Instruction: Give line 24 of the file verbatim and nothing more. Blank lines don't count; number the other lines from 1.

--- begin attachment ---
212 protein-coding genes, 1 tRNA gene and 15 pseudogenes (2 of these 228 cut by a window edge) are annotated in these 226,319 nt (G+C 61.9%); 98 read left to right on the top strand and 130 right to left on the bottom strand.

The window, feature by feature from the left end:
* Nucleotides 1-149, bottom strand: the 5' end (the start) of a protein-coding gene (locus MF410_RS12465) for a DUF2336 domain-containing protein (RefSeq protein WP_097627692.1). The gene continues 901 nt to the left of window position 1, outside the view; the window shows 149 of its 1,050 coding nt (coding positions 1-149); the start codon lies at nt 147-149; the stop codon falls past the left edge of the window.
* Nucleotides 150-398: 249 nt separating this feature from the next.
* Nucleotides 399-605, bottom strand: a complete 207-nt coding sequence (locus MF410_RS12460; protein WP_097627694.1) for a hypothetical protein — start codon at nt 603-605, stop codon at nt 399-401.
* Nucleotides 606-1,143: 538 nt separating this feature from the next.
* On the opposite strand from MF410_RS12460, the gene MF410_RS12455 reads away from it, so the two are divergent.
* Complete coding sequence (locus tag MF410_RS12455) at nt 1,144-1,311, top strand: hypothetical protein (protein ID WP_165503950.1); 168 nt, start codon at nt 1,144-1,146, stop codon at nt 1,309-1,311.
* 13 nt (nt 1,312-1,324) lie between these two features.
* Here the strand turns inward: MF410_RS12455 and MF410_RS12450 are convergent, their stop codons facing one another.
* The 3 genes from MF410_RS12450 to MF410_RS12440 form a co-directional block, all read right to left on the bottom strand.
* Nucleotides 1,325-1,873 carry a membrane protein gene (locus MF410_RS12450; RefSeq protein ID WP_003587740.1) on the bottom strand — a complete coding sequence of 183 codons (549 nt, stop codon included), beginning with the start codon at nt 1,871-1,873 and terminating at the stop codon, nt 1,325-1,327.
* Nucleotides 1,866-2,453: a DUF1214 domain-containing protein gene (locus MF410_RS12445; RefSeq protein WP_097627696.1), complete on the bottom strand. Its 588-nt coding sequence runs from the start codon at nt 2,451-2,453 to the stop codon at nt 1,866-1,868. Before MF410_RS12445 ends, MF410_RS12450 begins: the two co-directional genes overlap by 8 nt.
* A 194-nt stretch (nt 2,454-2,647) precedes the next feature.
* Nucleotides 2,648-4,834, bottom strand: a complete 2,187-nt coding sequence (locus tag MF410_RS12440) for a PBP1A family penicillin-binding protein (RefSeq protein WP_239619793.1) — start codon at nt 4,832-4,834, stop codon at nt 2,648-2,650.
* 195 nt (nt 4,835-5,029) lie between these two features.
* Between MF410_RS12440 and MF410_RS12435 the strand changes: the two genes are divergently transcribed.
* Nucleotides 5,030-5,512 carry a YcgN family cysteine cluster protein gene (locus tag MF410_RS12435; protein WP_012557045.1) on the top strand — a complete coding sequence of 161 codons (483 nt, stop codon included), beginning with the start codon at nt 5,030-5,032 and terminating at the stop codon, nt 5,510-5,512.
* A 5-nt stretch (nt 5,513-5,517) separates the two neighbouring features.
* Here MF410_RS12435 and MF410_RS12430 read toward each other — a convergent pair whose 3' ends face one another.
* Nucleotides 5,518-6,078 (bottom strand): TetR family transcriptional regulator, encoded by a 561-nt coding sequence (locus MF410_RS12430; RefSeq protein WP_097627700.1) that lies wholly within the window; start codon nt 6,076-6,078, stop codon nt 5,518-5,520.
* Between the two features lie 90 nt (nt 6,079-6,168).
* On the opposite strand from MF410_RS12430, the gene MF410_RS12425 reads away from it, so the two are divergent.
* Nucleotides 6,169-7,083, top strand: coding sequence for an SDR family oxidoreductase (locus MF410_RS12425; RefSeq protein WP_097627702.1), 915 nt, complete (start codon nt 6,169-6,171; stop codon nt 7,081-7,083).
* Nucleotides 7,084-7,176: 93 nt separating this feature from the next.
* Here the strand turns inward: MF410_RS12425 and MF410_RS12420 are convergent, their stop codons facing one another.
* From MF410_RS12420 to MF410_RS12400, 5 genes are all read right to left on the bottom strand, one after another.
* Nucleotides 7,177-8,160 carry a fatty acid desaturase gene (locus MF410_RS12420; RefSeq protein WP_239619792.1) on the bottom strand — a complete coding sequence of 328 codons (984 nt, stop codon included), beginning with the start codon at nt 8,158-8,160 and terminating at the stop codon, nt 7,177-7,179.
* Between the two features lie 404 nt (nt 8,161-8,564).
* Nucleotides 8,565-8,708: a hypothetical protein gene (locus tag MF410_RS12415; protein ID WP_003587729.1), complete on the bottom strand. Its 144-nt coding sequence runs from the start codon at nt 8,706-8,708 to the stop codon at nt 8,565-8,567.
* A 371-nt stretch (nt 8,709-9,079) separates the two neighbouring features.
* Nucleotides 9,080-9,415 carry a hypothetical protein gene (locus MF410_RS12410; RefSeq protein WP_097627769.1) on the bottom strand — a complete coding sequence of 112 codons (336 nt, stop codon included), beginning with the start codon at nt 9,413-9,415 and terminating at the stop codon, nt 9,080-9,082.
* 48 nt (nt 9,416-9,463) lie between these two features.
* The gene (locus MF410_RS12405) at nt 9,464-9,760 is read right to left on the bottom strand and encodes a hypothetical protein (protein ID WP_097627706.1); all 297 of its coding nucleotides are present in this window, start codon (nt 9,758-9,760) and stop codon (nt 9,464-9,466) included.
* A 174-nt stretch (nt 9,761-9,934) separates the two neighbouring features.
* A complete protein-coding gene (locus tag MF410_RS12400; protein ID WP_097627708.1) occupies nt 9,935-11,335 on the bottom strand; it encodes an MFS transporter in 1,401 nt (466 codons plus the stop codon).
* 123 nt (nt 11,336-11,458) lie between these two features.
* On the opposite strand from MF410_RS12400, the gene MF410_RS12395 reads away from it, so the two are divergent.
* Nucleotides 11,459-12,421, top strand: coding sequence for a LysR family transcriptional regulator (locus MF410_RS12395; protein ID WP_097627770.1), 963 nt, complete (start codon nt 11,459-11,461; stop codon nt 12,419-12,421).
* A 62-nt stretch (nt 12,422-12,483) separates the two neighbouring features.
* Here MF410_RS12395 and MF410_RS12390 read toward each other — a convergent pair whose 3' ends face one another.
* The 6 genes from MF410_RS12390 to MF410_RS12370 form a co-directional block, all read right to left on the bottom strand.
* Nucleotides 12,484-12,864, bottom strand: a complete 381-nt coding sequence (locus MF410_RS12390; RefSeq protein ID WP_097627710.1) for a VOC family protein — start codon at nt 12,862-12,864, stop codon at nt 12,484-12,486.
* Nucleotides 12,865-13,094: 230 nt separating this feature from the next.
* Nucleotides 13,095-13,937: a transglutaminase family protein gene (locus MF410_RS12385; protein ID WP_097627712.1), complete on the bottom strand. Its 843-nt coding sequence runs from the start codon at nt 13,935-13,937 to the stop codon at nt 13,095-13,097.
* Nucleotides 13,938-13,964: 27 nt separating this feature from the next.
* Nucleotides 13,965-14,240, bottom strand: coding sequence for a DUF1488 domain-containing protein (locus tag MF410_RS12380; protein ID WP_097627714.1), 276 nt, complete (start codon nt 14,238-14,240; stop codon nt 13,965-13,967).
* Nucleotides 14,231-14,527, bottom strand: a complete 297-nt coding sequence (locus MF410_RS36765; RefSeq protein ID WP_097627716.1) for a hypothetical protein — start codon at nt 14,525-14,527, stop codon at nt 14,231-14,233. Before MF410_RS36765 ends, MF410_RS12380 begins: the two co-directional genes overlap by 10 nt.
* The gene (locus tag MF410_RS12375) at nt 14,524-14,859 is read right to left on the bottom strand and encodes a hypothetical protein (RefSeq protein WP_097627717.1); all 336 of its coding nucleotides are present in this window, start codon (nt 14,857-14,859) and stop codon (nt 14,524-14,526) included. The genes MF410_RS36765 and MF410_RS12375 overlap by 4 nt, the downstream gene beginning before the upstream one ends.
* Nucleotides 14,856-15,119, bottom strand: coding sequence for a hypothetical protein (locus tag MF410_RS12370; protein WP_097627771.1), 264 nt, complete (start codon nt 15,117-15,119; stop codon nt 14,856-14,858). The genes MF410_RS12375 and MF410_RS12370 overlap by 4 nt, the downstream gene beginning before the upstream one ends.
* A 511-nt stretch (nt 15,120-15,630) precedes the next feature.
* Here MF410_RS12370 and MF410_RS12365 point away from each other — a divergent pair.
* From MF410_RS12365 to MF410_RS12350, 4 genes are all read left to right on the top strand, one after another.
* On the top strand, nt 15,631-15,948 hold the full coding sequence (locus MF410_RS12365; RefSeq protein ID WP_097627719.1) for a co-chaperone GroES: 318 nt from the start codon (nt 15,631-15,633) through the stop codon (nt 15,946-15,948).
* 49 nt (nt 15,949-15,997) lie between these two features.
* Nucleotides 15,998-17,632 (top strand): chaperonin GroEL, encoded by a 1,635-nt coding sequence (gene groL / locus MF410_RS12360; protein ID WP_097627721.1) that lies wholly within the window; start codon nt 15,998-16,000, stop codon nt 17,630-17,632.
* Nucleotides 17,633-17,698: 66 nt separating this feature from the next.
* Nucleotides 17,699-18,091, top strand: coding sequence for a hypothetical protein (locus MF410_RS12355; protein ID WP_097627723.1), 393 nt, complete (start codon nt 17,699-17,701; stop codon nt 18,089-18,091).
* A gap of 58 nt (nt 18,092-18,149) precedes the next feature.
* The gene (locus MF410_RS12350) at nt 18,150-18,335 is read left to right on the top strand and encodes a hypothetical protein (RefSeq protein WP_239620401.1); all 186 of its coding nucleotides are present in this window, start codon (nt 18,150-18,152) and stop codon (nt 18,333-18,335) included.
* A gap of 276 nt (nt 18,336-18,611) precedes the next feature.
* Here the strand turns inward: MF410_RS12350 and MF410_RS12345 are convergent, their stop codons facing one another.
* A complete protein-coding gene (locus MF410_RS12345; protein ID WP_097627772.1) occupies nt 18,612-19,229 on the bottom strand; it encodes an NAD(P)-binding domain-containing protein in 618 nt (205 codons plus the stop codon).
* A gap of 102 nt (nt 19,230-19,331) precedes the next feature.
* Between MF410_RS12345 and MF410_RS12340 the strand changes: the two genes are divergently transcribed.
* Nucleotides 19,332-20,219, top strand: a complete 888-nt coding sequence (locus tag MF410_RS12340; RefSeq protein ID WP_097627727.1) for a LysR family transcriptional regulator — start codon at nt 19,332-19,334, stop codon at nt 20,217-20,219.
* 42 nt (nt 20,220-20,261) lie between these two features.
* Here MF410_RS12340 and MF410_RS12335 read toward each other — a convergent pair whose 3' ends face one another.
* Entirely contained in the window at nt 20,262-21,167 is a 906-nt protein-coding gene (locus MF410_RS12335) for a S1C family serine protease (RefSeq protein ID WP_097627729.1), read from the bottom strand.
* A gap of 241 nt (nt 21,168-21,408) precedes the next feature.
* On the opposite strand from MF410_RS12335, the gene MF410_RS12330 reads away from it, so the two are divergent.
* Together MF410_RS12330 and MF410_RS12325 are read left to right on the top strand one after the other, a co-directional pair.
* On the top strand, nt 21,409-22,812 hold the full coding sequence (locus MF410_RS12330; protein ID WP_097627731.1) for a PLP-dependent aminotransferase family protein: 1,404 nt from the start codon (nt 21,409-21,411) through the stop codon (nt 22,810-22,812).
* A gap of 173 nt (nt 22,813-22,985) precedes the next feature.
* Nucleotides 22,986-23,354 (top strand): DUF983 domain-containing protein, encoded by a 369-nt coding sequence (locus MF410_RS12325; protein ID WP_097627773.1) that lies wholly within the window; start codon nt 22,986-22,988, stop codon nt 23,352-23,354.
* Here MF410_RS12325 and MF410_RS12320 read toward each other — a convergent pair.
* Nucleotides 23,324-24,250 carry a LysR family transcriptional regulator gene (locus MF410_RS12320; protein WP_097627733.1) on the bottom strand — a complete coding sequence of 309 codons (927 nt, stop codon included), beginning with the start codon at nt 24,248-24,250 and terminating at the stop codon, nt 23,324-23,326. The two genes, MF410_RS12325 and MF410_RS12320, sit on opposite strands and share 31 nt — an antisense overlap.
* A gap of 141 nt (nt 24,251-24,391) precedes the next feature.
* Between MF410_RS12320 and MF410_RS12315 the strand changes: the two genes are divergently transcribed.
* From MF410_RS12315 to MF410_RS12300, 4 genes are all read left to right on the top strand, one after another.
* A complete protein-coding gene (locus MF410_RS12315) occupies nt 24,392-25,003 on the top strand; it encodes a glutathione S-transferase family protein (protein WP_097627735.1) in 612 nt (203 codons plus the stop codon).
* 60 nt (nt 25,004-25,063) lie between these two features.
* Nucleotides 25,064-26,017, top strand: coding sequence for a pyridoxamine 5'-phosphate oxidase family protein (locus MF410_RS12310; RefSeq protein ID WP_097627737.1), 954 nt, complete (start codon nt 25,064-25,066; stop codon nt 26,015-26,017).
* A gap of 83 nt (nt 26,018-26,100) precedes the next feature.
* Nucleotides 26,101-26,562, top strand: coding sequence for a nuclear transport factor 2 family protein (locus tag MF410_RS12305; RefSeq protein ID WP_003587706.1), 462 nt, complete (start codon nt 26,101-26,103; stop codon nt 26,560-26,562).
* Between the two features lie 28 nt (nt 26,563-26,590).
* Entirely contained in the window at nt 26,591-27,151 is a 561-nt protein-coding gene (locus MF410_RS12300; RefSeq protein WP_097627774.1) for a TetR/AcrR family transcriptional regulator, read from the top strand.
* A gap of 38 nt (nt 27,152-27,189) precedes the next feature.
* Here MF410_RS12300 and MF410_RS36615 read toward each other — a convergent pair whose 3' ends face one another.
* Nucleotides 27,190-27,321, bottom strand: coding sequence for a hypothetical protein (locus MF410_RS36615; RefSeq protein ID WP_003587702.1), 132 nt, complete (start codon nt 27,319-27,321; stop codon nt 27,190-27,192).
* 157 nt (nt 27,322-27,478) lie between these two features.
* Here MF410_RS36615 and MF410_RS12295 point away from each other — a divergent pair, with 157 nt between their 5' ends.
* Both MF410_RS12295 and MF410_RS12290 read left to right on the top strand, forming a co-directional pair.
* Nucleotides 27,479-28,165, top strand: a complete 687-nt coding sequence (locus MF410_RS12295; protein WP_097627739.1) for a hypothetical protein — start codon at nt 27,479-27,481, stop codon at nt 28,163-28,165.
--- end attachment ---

* Nucleotides 6,169-7,083, top strand: coding sequence for an SDR family oxidoreductase (locus MF410_RS12425; RefSeq protein WP_097627702.1), 915 nt, complete (start codon nt 6,169-6,171; stop codon nt 7,081-7,083).